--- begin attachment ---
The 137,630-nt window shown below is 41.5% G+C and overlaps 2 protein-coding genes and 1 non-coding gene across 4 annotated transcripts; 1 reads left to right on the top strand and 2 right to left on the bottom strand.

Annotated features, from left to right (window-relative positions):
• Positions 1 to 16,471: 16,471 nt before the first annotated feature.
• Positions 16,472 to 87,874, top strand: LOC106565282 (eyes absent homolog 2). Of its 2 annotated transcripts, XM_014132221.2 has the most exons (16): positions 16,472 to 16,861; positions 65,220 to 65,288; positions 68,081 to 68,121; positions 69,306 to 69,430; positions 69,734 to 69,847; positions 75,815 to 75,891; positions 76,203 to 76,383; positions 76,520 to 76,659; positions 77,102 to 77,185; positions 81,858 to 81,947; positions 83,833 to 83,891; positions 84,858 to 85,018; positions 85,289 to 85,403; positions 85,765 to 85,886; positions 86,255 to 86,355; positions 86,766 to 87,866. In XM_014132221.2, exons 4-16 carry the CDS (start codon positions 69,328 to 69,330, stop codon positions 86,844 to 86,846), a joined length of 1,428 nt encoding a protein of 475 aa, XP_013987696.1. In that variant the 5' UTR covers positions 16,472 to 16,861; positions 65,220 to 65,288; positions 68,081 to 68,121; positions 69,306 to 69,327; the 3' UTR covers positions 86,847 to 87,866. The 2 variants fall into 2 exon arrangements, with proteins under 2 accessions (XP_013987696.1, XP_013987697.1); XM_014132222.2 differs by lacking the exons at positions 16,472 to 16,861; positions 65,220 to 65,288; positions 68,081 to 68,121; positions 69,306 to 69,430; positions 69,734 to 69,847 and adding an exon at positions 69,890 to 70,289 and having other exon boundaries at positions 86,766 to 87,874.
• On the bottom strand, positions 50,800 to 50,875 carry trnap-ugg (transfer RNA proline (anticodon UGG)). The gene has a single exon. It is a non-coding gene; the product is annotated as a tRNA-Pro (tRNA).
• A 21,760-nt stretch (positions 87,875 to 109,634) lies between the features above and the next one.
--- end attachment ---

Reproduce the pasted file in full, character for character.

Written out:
The 137,630-nt window shown below is 41.5% G+C and overlaps 2 protein-coding genes and 1 non-coding gene across 4 annotated transcripts; 1 reads left to right on the top strand and 2 right to left on the bottom strand.

Annotated features, from left to right (window-relative positions):
• Positions 1 to 16,471: 16,471 nt before the first annotated feature.
• Positions 16,472 to 87,874, top strand: LOC106565282 (eyes absent homolog 2). Of its 2 annotated transcripts, XM_014132221.2 has the most exons (16): positions 16,472 to 16,861; positions 65,220 to 65,288; positions 68,081 to 68,121; positions 69,306 to 69,430; positions 69,734 to 69,847; positions 75,815 to 75,891; positions 76,203 to 76,383; positions 76,520 to 76,659; positions 77,102 to 77,185; positions 81,858 to 81,947; positions 83,833 to 83,891; positions 84,858 to 85,018; positions 85,289 to 85,403; positions 85,765 to 85,886; positions 86,255 to 86,355; positions 86,766 to 87,866. In XM_014132221.2, exons 4-16 carry the CDS (start codon positions 69,328 to 69,330, stop codon positions 86,844 to 86,846), a joined length of 1,428 nt encoding a protein of 475 aa, XP_013987696.1. In that variant the 5' UTR covers positions 16,472 to 16,861; positions 65,220 to 65,288; positions 68,081 to 68,121; positions 69,306 to 69,327; the 3' UTR covers positions 86,847 to 87,866. The 2 variants fall into 2 exon arrangements, with proteins under 2 accessions (XP_013987696.1, XP_013987697.1); XM_014132222.2 differs by lacking the exons at positions 16,472 to 16,861; positions 65,220 to 65,288; positions 68,081 to 68,121; positions 69,306 to 69,430; positions 69,734 to 69,847 and adding an exon at positions 69,890 to 70,289 and having other exon boundaries at positions 86,766 to 87,874.
• On the bottom strand, positions 50,800 to 50,875 carry trnap-ugg (transfer RNA proline (anticodon UGG)). The gene has a single exon. It is a non-coding gene; the product is annotated as a tRNA-Pro (tRNA).
• A 21,760-nt stretch (positions 87,875 to 109,634) lies between the features above and the next one.